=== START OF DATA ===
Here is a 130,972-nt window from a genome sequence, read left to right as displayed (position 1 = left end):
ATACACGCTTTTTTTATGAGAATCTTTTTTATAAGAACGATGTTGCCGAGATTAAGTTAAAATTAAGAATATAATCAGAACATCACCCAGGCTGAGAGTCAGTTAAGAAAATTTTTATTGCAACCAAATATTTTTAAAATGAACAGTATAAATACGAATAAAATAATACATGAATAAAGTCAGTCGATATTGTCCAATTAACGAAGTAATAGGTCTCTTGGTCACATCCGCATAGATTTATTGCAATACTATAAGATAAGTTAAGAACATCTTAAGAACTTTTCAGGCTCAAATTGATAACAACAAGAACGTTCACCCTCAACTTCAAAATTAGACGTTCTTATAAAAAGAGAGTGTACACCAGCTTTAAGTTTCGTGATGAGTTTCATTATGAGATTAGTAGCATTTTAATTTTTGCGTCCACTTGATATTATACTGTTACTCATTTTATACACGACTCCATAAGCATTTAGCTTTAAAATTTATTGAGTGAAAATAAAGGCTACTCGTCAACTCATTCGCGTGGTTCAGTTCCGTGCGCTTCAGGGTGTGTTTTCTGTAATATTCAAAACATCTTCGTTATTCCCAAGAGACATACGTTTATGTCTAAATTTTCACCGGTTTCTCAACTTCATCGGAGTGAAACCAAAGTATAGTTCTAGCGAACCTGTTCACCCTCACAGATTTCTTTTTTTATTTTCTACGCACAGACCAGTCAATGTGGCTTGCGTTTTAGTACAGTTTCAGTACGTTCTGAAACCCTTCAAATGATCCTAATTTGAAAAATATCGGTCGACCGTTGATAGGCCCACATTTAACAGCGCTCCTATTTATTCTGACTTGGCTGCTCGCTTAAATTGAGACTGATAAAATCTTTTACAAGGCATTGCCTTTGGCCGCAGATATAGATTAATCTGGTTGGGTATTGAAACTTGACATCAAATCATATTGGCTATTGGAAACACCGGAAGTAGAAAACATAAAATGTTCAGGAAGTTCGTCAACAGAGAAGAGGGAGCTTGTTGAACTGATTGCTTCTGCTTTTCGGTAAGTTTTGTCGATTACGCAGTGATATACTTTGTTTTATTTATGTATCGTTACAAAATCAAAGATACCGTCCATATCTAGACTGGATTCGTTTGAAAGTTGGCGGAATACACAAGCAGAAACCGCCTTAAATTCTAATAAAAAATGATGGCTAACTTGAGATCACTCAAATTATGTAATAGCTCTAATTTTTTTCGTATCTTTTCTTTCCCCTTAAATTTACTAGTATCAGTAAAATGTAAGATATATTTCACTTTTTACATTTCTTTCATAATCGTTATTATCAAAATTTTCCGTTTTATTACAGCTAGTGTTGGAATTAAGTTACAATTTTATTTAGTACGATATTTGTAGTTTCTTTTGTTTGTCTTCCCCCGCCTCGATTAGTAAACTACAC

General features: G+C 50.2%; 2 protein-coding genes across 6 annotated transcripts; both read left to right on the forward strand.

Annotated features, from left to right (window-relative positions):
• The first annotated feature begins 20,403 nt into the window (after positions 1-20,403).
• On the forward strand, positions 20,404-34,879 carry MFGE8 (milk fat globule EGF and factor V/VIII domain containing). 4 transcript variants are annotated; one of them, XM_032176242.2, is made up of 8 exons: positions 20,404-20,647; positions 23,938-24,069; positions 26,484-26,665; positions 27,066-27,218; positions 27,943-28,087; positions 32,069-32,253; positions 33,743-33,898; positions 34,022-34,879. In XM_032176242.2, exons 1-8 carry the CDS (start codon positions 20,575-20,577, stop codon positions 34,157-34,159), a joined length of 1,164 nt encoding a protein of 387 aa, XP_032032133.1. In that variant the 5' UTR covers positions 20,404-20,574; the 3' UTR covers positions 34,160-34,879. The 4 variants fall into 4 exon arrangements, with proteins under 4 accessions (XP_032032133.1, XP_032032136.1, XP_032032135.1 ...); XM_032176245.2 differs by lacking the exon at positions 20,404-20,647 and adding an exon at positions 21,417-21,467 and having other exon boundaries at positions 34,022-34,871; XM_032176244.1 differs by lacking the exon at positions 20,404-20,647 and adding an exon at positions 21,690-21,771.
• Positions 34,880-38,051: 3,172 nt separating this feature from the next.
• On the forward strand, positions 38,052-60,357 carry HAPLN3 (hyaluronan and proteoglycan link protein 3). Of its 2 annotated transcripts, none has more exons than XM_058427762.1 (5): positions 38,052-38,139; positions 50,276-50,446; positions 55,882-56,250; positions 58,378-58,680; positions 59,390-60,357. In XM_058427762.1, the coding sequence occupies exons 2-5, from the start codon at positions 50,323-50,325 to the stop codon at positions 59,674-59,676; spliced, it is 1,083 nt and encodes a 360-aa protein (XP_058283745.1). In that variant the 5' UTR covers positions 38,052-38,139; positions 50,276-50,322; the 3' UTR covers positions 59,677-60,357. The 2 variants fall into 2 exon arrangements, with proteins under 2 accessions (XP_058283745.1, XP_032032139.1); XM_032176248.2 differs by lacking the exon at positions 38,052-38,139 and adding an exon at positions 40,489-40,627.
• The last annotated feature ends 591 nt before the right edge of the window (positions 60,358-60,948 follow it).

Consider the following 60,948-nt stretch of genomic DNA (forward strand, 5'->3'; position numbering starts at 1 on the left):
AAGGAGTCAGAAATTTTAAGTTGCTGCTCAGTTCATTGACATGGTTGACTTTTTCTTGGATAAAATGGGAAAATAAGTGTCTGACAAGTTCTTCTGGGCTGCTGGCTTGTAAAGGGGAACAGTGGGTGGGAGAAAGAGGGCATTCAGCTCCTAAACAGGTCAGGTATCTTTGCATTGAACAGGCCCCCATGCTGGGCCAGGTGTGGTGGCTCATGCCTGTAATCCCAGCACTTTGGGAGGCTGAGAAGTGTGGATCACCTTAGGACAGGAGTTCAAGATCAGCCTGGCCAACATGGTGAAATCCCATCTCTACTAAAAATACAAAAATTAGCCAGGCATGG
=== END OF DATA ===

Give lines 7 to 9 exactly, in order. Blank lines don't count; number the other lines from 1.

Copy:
• Positions 34,880-38,051: 3,172 nt separating this feature from the next.
• On the forward strand, positions 38,052-60,357 carry HAPLN3 (hyaluronan and proteoglycan link protein 3). Of its 2 annotated transcripts, none has more exons than XM_058427762.1 (5): positions 38,052-38,139; positions 50,276-50,446; positions 55,882-56,250; positions 58,378-58,680; positions 59,390-60,357. In XM_058427762.1, the coding sequence occupies exons 2-5, from the start codon at positions 50,323-50,325 to the stop codon at positions 59,674-59,676; spliced, it is 1,083 nt and encodes a 360-aa protein (XP_058283745.1). In that variant the 5' UTR covers positions 38,052-38,139; positions 50,276-50,322; the 3' UTR covers positions 59,677-60,357. The 2 variants fall into 2 exon arrangements, with proteins under 2 accessions (XP_058283745.1, XP_032032139.1); XM_032176248.2 differs by lacking the exon at positions 38,052-38,139 and adding an exon at positions 40,489-40,627.
• The last annotated feature ends 591 nt before the right edge of the window (positions 60,358-60,948 follow it).